B.A./B.F.A. dual-degree program
The B.A./B.F.A. program at The New School is a five-year dual-degree program through which students can earn a liberal arts B.A. degree from Eugene Lang College and a B.F.A. degree from either Parsons School of Design or the School of Jazz. Most students drawn to the B.A./B.F.A. program are active in the arts and excel academically in high school. As college approaches, they face a choice: focus on their art or get a liberal arts education. Instead of picking one, B.A./B.F.A. students at The New School pursue both.

Study in New York City
The New School’s New York City location offers access to hundreds of cultural opportunities, including museums, concerts, theaters, restaurants, parks, and the streets themselves. The New School believes that students learn both in and out of the classroom. With access to a wide array of internships, apprenticeships with top designers, and performance opportunities in venues from downtown clubs to Lincoln Center, students can shape their education and take advantage of all the University and the city have to offer. Current and past internships include Marc Jacobs, The Colbert Report, HBO, MTV, The New York Times, The New Yorker, Rolling Stone, Marvel Comics, and the Museum of Modern Art.

Parsons Paris
Parsons’ academic center in Paris offers undergraduate degree programs taught in English. Guided by a faculty of professionals from Europe and New York, students at Parsons Paris use the city as a laboratory, collaborating on creative projects and exploring ways to apply art and design to the challenges of urban life.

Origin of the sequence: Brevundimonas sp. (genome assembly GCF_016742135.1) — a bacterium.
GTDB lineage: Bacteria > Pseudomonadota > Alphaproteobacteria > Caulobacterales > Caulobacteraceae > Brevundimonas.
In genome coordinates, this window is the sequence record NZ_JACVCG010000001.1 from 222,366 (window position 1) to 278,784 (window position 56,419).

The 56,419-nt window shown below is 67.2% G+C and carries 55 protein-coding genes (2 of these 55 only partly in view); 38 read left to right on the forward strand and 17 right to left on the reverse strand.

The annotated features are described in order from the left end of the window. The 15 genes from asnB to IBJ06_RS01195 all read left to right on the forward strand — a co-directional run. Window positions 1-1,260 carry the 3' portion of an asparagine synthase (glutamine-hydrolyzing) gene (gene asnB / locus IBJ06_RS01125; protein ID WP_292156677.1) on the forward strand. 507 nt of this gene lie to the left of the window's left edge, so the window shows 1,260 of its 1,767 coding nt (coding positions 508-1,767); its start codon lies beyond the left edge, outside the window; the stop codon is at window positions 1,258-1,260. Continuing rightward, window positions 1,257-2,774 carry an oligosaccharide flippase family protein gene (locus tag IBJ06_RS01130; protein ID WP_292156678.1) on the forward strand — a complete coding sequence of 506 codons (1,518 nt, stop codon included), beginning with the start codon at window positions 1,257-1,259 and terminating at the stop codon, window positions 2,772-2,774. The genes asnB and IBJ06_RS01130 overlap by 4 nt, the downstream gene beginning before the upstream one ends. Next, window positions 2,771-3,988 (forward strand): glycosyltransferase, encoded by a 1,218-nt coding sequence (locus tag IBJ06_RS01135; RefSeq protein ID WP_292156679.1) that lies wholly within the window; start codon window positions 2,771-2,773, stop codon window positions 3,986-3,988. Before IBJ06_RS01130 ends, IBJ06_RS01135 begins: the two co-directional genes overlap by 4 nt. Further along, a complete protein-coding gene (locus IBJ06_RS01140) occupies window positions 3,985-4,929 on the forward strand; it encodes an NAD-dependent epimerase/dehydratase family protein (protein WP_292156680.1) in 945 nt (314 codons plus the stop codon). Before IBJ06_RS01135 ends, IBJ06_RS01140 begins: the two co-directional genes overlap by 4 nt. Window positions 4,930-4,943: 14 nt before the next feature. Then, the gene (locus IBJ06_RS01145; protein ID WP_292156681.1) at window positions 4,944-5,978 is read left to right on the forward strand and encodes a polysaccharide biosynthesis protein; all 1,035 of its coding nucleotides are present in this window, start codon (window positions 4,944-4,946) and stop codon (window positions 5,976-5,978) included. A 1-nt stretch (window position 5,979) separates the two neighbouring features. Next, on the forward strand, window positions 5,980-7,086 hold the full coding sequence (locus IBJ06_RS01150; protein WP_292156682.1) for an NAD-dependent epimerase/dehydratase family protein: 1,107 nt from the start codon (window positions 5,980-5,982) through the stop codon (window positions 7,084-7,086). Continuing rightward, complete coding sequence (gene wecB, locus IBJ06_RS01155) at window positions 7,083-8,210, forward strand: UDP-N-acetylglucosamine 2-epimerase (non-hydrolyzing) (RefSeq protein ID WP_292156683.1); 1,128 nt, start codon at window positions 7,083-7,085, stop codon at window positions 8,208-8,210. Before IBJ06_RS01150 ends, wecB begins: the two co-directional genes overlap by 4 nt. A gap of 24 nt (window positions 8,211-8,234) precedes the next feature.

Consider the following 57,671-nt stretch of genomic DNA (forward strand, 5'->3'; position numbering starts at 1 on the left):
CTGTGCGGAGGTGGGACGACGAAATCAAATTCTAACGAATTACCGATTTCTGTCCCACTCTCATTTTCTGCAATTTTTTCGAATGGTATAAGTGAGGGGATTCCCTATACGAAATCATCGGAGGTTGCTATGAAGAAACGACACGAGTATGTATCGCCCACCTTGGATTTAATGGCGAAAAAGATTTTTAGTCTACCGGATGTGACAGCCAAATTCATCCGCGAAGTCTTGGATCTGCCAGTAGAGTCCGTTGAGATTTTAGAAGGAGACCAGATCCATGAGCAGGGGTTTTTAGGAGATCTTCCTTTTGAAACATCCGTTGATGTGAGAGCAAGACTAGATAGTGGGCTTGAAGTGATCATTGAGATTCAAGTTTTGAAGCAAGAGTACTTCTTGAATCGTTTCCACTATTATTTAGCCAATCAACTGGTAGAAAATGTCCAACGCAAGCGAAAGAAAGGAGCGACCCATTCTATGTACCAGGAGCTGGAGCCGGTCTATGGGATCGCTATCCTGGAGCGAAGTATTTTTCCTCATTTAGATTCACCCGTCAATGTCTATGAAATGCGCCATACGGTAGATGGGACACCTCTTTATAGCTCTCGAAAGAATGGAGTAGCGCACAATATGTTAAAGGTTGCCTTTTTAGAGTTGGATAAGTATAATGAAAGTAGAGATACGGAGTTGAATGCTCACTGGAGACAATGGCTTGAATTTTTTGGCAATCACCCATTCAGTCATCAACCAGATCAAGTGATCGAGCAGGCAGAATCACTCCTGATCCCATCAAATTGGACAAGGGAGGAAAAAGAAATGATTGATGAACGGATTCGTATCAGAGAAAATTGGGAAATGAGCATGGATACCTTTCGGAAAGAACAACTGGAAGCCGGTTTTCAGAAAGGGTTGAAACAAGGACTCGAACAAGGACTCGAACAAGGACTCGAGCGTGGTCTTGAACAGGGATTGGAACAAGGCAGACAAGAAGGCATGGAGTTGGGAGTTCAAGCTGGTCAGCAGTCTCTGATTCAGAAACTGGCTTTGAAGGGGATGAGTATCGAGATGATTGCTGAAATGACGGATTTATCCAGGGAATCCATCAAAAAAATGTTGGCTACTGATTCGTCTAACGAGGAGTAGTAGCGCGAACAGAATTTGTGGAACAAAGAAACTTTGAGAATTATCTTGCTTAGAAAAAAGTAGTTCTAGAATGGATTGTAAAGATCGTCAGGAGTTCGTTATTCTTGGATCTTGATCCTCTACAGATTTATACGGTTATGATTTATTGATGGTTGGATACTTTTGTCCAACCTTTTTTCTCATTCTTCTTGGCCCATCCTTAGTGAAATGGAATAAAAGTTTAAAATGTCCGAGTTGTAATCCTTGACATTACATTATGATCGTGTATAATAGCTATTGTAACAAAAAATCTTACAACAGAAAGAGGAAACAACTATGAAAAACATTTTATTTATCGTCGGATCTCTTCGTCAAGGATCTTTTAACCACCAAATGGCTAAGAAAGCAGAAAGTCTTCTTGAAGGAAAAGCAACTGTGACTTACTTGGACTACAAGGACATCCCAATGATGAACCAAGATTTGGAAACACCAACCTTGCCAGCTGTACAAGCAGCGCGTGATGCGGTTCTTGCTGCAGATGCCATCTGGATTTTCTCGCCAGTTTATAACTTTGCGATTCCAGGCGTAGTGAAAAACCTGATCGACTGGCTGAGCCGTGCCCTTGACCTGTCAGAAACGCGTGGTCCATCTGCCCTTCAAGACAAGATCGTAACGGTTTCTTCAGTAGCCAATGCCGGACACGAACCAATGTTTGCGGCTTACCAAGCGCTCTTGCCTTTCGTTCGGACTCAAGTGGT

Student organizations and activities
Students at The New School play a very active role in the life of the University. From informal clubs to student unions, art shows to film festivals, there are hundreds of opportunities outside the classroom. The University’s more than 35 recognized student organizations include the Student Film Collective, Association for International Development, Students for Social Justice, New School Game Club, Students of the African Diaspora, and New Light Opera.

Tuition and financial aid
The cost of attending The New School varies from program to program and sometimes from student to student. Many of the students attending a degree program at The New School take advantage of financial aid. U.S. citizens or eligible non-citizens must complete the Free Application for Federal Student Aid (FAFSA), and degree-seeking undergraduate international students interested in grants or scholarships from The New School should complete the Undergraduate International Student Scholarship Application. For forms and more information, please visit

Graduate programs
For a list of graduate program offerings at the University, visit

About The New School